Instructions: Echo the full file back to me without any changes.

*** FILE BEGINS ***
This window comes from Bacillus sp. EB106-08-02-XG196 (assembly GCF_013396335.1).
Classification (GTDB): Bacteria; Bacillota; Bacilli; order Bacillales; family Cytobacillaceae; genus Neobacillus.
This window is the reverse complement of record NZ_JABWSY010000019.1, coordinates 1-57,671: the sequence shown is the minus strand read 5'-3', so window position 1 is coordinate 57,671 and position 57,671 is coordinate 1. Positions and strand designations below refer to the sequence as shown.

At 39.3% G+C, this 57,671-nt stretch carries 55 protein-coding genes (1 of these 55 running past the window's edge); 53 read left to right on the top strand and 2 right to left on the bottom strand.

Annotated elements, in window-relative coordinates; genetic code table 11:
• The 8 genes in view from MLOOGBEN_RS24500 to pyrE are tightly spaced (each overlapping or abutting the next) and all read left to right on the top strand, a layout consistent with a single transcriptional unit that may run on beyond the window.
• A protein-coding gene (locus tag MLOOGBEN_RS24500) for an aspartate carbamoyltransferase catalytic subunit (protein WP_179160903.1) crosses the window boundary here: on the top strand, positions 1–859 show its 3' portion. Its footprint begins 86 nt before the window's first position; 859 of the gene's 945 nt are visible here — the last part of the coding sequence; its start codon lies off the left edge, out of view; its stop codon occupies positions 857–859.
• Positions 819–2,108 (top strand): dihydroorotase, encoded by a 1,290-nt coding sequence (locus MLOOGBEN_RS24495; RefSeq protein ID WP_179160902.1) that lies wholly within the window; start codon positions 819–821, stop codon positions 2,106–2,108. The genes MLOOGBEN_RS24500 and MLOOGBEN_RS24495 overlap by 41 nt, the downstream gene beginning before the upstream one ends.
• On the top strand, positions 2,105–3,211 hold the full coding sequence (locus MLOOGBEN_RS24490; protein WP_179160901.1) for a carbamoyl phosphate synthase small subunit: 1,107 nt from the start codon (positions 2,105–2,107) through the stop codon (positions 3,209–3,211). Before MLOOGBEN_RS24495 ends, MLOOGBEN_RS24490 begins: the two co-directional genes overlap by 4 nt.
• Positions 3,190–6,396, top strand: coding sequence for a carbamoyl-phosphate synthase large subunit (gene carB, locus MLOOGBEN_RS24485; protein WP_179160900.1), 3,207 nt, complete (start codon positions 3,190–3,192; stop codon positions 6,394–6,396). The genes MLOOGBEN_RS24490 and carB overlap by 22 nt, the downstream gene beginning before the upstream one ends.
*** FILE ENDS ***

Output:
This window comes from Bacillus sp. EB106-08-02-XG196 (assembly GCF_013396335.1).
Classification (GTDB): Bacteria; Bacillota; Bacilli; order Bacillales; family Cytobacillaceae; genus Neobacillus.
This window is the reverse complement of record NZ_JABWSY010000019.1, coordinates 1-57,671: the sequence shown is the minus strand read 5'-3', so window position 1 is coordinate 57,671 and position 57,671 is coordinate 1. Positions and strand designations below refer to the sequence as shown.

At 39.3% G+C, this 57,671-nt stretch carries 55 protein-coding genes (1 of these 55 running past the window's edge); 53 read left to right on the top strand and 2 right to left on the bottom strand.

Annotated elements, in window-relative coordinates; genetic code table 11:
• The 8 genes in view from MLOOGBEN_RS24500 to pyrE are tightly spaced (each overlapping or abutting the next) and all read left to right on the top strand, a layout consistent with a single transcriptional unit that may run on beyond the window.
• A protein-coding gene (locus tag MLOOGBEN_RS24500) for an aspartate carbamoyltransferase catalytic subunit (protein WP_179160903.1) crosses the window boundary here: on the top strand, positions 1–859 show its 3' portion. Its footprint begins 86 nt before the window's first position; 859 of the gene's 945 nt are visible here — the last part of the coding sequence; its start codon lies off the left edge, out of view; its stop codon occupies positions 857–859.
• Positions 819–2,108 (top strand): dihydroorotase, encoded by a 1,290-nt coding sequence (locus MLOOGBEN_RS24495; RefSeq protein ID WP_179160902.1) that lies wholly within the window; start codon positions 819–821, stop codon positions 2,106–2,108. The genes MLOOGBEN_RS24500 and MLOOGBEN_RS24495 overlap by 41 nt, the downstream gene beginning before the upstream one ends.
• On the top strand, positions 2,105–3,211 hold the full coding sequence (locus MLOOGBEN_RS24490; protein WP_179160901.1) for a carbamoyl phosphate synthase small subunit: 1,107 nt from the start codon (positions 2,105–2,107) through the stop codon (positions 3,209–3,211). Before MLOOGBEN_RS24495 ends, MLOOGBEN_RS24490 begins: the two co-directional genes overlap by 4 nt.
• Positions 3,190–6,396, top strand: coding sequence for a carbamoyl-phosphate synthase large subunit (gene carB, locus MLOOGBEN_RS24485; protein WP_179160900.1), 3,207 nt, complete (start codon positions 3,190–3,192; stop codon positions 6,394–6,396). The genes MLOOGBEN_RS24490 and carB overlap by 22 nt, the downstream gene beginning before the upstream one ends.